The best preacher is no better than a straw, in and of himself. God shows his omnipotence by accomplishing anything with such poor tools as we are. Were he not Almighty the infirmities of his servants would cause him to fail in every design in which he employs them. As it is, the fact of our unfitness should greatly enhance our sense of his glory. This feebleness on the part of the fittest instrument makes it imperative that the Lord’s own Spirit should work in men’s hearts over and above his working through the means. New hearts cannot be created by mere human voices: these are more qualified to call beasts to their fodder than dead souls out of their spiritual graves. The Holy Ghost must himself breathe life and infuse strength into men; for his ministers are little better than the staff of Elijah, which was laid upon the dead child, but neither hearing nor answering resulted from it.

The figure of a giant using a straw as a cudgel is not, however, perfect unless we picture him as able to strengthen the straw, till he strikes with it as with a hammer and dashes rocks in pieces; for even thus the Lord doth by his feeble servants. Hath he not said,

“Fear not, thou worm Jacob, and ye men of Israel; I will help thee, saith the Lord, and thy Redeemer, the Holy One of Israel. Behold, I will make thee a new sharp threshing instrument having teeth: thou shalt thresh the mountains, and beat them small, and shalt make the hills as chaff. Thou shalt fan them, and the wind shall carry them away, and the whirlwind shall scatter them: and thou shalt rejoice in the Lord, and shalt glory in the Holy One of Israel?” (Isaiah 41:14-16)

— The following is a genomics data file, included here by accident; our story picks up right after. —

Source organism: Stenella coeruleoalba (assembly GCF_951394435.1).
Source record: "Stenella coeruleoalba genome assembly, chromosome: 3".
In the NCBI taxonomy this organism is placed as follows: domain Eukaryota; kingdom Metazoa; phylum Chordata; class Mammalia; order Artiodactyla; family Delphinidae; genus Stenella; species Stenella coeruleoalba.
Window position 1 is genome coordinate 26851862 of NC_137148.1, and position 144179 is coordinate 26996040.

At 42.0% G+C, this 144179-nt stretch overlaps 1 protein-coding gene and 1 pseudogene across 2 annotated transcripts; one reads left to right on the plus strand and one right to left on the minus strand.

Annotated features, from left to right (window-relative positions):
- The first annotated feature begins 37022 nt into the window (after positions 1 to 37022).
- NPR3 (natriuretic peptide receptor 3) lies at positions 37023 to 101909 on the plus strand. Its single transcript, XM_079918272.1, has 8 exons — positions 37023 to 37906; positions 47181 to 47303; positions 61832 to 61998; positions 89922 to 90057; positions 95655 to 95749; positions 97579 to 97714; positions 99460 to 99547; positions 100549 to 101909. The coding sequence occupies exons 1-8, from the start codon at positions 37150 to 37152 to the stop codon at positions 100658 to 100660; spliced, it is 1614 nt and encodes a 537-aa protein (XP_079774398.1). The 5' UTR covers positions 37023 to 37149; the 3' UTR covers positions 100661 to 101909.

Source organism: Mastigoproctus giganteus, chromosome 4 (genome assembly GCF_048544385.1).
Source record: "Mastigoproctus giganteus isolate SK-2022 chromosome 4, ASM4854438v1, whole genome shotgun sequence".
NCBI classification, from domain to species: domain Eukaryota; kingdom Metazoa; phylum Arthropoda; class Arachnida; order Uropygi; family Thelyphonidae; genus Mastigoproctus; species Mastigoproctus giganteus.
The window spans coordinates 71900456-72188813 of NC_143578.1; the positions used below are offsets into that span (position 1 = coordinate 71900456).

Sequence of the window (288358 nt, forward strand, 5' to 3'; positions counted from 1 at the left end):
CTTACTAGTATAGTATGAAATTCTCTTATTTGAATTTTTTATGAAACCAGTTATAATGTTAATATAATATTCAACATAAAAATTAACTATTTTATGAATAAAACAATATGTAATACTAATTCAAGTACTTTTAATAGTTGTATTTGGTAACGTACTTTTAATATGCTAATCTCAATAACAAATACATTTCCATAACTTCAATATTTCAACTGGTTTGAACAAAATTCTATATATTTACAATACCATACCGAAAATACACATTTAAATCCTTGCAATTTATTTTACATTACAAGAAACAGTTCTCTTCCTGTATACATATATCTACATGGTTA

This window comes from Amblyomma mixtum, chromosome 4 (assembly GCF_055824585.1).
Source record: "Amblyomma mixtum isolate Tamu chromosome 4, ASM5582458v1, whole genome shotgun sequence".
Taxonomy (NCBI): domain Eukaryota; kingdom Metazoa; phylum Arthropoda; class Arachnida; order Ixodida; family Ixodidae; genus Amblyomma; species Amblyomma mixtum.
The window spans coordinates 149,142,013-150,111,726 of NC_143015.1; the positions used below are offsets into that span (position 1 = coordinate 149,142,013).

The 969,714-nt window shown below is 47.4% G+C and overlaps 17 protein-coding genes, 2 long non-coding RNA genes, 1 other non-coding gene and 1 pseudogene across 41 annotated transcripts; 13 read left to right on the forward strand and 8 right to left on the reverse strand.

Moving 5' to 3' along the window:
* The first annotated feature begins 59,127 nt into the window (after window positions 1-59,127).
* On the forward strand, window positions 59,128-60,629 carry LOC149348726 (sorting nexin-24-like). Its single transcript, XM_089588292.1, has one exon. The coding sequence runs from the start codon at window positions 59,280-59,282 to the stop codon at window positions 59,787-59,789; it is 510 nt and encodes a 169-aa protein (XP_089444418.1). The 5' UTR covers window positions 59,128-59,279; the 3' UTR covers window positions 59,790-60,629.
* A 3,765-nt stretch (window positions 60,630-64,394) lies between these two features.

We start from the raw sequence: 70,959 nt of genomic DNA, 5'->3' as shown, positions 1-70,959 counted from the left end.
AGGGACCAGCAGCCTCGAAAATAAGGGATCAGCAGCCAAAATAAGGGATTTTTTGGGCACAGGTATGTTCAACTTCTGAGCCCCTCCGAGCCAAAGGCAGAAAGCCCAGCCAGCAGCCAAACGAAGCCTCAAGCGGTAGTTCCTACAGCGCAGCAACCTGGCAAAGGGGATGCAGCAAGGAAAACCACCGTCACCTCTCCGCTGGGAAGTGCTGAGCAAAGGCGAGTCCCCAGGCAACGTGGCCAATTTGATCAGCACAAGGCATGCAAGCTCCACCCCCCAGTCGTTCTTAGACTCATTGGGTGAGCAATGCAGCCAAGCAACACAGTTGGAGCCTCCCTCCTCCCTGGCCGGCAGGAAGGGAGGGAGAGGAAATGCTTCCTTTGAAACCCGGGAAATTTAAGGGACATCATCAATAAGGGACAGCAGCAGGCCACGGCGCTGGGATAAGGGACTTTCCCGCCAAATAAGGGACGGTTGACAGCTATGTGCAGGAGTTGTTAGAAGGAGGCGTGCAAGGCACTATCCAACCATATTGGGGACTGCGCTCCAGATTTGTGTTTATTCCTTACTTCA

O thou Almighty One, continue to display thine omnipotence by using me, even me, the least and feeblest of all thine instruments.

—Charles H. Spurgeon
Flowers from a Puritan’s Garden (Passmore & Alabaster, 1883).

Forgetting the Prize of Christ

It is a most lamentable thing to see how most men do spend their care, their time, their pains, for known vanities, while God and glory are cast aside

That He who is all should seem to them as nothing, and that which is nothing should seem to them as good as all.

That God should set mankind in such a race where heaven or hell is their certain end, and that they should sit down, and loiter, or run after the childish toys of the world, and so much forget the prize that they should run for.

—Richard Baxter
Adapted from “Making Light of Christ and Salvation,” in The World’s Great Sermons, 2:60.

No God for a no-god

He who dares to deny God with his lips, sets up something or other as a god in his heart

Is it not lamentable that the sacred truth of God, consented to by all nations, which is the band of civil societies, the source of all order in the world, should be denied with a bare face and disputed against in creaturely companies, and the glory of a wise Creator ascribed to an unintelligent nature, to blind chance?

—Stephen Charnock
Adapted from The Complete Works of Stephen Charnock, 1:176.

Love God Above All, or Not at All

Where God is not loved above all, he is not loved at all

It is but a false pretense of love to God that any man has who lives in any known sin. There is no love to God where men will not part with one cursed lust for His sake. Do not let your light deceive you, nor your gifts, nor your duties, nor your profession; if you live in sin, you do not love God.

—John Owen
Adapted from The Works of John Owen, 7:463